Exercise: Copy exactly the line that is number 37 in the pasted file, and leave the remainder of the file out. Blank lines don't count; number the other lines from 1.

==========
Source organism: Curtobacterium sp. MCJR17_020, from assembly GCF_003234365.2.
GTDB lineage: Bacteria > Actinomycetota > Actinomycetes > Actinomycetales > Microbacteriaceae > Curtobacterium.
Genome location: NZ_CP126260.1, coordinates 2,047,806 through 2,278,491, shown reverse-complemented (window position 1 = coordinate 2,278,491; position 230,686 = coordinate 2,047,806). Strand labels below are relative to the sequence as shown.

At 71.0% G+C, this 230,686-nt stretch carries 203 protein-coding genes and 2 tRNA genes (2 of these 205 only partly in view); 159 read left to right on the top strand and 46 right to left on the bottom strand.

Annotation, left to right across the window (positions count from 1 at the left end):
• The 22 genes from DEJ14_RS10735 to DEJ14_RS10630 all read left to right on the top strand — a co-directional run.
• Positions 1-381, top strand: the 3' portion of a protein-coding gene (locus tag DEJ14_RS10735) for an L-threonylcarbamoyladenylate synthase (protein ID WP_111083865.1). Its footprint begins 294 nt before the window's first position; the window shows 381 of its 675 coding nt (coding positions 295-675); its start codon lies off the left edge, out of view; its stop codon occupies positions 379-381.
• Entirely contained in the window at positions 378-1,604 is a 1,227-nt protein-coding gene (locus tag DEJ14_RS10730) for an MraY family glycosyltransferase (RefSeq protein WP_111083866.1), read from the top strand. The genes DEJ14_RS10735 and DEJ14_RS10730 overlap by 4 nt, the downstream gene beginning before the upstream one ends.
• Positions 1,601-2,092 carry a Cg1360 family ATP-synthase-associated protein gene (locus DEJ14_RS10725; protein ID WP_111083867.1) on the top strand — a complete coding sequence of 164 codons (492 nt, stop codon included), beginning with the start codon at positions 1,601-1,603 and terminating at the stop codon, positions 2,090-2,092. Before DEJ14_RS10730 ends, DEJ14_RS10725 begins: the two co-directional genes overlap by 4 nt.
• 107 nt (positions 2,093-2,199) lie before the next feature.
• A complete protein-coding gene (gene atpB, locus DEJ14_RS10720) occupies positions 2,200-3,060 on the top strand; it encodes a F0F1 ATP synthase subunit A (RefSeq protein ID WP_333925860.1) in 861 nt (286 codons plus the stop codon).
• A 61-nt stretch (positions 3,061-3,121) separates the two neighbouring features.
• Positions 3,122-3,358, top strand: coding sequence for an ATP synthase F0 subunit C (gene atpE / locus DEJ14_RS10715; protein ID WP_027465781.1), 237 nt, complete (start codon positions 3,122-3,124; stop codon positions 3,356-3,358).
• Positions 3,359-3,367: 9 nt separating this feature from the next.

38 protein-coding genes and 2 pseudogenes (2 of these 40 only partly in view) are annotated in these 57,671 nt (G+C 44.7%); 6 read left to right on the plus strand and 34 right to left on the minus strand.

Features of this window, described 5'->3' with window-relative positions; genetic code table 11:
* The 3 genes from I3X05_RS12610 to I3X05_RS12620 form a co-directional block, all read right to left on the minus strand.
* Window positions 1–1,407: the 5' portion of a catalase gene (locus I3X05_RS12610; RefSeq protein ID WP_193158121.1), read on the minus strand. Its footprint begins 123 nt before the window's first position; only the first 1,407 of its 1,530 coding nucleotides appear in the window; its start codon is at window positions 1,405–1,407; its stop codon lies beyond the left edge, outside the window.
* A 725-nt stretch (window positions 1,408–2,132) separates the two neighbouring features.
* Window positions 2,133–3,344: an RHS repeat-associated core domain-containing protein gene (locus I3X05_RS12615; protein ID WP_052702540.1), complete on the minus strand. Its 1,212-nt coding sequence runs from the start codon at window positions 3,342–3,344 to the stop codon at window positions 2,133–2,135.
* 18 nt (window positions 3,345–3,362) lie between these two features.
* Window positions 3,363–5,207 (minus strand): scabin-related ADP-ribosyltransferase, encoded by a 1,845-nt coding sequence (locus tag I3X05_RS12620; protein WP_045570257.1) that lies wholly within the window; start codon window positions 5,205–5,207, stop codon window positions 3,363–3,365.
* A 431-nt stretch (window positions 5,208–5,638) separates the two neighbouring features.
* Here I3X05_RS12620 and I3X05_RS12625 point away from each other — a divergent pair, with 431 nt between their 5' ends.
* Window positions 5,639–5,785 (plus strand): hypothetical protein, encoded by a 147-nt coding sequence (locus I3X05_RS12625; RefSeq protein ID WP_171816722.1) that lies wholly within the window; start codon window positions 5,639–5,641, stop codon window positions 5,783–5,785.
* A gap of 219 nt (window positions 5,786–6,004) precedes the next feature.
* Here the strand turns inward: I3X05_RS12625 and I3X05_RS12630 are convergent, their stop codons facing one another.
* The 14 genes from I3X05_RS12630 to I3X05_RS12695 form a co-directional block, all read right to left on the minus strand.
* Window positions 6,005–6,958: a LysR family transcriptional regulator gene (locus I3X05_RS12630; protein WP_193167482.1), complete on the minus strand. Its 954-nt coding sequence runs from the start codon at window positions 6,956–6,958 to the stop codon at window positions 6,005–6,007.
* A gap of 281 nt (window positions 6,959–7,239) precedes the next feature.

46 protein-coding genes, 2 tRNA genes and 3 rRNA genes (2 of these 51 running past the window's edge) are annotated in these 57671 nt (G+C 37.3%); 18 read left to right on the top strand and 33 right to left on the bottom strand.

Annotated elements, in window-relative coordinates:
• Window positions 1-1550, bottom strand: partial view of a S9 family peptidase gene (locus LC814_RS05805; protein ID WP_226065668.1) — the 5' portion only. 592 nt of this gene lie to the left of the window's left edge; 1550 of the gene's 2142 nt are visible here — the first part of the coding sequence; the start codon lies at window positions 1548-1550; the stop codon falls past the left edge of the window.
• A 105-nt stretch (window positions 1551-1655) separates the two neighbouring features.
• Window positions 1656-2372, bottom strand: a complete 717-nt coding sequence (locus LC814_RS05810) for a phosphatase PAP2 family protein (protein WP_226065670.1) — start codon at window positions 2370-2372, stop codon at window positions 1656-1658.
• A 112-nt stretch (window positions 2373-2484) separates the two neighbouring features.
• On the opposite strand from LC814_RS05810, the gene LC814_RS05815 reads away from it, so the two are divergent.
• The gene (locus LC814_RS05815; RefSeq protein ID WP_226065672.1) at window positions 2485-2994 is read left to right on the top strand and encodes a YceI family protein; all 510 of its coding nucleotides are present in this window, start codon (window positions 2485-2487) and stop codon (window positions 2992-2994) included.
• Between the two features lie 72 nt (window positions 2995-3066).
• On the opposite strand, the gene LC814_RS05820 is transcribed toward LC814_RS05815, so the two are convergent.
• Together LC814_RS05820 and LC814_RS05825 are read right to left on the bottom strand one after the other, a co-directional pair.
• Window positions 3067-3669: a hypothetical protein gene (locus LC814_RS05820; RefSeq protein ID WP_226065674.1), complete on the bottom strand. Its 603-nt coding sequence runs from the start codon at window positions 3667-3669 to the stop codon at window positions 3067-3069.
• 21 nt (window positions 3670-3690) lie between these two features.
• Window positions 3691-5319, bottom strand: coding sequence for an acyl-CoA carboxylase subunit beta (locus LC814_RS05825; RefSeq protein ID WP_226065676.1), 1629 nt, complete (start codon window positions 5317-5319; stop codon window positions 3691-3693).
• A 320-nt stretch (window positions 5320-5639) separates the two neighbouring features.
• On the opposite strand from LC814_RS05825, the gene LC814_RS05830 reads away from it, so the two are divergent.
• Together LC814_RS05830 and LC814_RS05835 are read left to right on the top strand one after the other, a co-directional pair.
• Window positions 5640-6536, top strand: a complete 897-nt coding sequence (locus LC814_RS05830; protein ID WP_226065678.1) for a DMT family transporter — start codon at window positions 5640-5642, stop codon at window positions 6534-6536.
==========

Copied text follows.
• On the opposite strand from LC814_RS05810, the gene LC814_RS05815 reads away from it, so the two are divergent.